Our editor, Anthony Barnett, thinks that the following is one of the most cogent yet also sympathetic arguments directed against some of the thinking that lies behind the World Social Forum.
It is by David Held who published his argument for a Global Covenant in
openDemocracy last year. One of his critics was Patrick Bond. David replied.
The debate is behind the archive barrier on the openDemocracy site, which means you need to be a subscriber to openDemocracy to read it, so Anthony has asked that David’s article be opened, and you can read it here on the openDemocracy site
Please tell us what you think.
Here is David Held's reply to Bond
Patrick Bond does indeed reject globalisation as we know it. Bond argues that my critique is not tough or deep enough. I respect that he takes a different view of the form and limits of contemporary capitalism. His response to me is a clear and concise overview of the thinking behind the global justice movement. It deserves a fuller counter–critique than I will present here. But to make the fundamental differences between us as clear as possible in a short space, it seems there are four key issues over which we disagree profoundly.
First, Bond believes that political reform will always make things worse. He calls them “reformist reforms”. By this he means politics as we know it. His is an argument that grossly underestimates the hugely significant welfare, democratic and human rights agendas that have made positive differences to millions of lives. Moreover, the counterfactual – that sweeping the existing system away with genuinely “non–reformist reforms” would make for a radically better basis for human development – is entirely unproven. The history of Soviet communism starkly warns against such ambitions.
Second, he thinks that “bottom–up” is always better and wiser. But this is surely not the case. Social movements are by no means necessarily noble or wise. They are (naturally) riddled with disagreements and conflicting views. They may generate many important ideas and pressures, and his list of ideas that have emerged recently from the South African social justice movement is impressive. Against this, it needs to be borne in mind that opposing social groups exist on almost every issue and that is why the institutions and mechanisms of a responsive democracy matter.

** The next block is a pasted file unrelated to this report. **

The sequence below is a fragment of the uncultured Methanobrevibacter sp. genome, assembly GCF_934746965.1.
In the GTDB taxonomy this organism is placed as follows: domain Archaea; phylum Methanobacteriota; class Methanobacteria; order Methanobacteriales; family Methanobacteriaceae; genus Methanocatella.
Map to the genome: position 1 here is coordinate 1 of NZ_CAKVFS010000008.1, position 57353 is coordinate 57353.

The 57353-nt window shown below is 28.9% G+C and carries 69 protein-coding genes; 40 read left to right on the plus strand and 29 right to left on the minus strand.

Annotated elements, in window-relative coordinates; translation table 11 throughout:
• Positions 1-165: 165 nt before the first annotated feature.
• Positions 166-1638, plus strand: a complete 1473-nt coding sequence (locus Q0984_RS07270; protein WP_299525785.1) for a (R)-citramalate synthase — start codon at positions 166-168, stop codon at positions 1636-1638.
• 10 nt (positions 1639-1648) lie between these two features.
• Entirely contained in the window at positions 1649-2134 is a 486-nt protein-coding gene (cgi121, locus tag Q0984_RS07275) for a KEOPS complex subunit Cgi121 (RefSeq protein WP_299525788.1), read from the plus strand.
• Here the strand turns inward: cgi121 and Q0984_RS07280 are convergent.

Third, he clearly takes the view that all politics is essentially an _expression of economic interests. Hence his disparaging remarks about how I characterise the post–Holocaust international reforms. His view here is typical of the deep Marxist misunderstanding of politics. Many currents of Marxism have tried to explain the political solely by reference to the economic and so have missed what they must learn from liberalism and other political traditions: that politics exists in its own distinct realm and that a preoccupation with the nature and limits of politics is a question independent of economic matters. True, liberalism massively underestimates the significance of economic power. But critics of liberalism should not countenance the reverse error.
Bond believes that the current crisis of globalisation is really a crisis of world capitalism. I am unconvinced of this for many reasons. Among these are the diversity of forms of capitalism that exist in different regions of the world, the extraordinary durability of capitalism in its various guises (always underestimated by critics), and the clear absence of alternative political economies. Where we agree is that the “neo–liberal project” has often had pernicious effects and the move to replace it is of the utmost urgency for the life–chances and life–expectancy of the many.
These four positions typify a certain left attitude which bases its appeal on a humanism of the exploited but rests its logic on an unacceptable economic determinism. The two come together because the economic system of global capitalism is projected as one of systemic overproduction and super–exploitation whose crisis will open the way for those untainted by their allegiance to the false–consciousness of “non–reformist reforms”.
However, for all the appalling and well–recorded consequences of contemporary globalisation, it is a dynamic system that helps engender development and growth. That the United States may be heading for a crisis thanks to its trade and fiscal deficits and the recklessness of the Bush administration does not mean that capitalism is on its last legs. On the contrary, the all too likely brutal “correction” which many expect will be a sign of its continuing vitality and durability.
A revolution, driven solely by bottom–up politics and aiming to sweep aside liberal democracy and a supposedly fatally–weakened global capitalism, is a wholly implausible objective. This leads us back to the debate about how most effectively to transform globalisation today.
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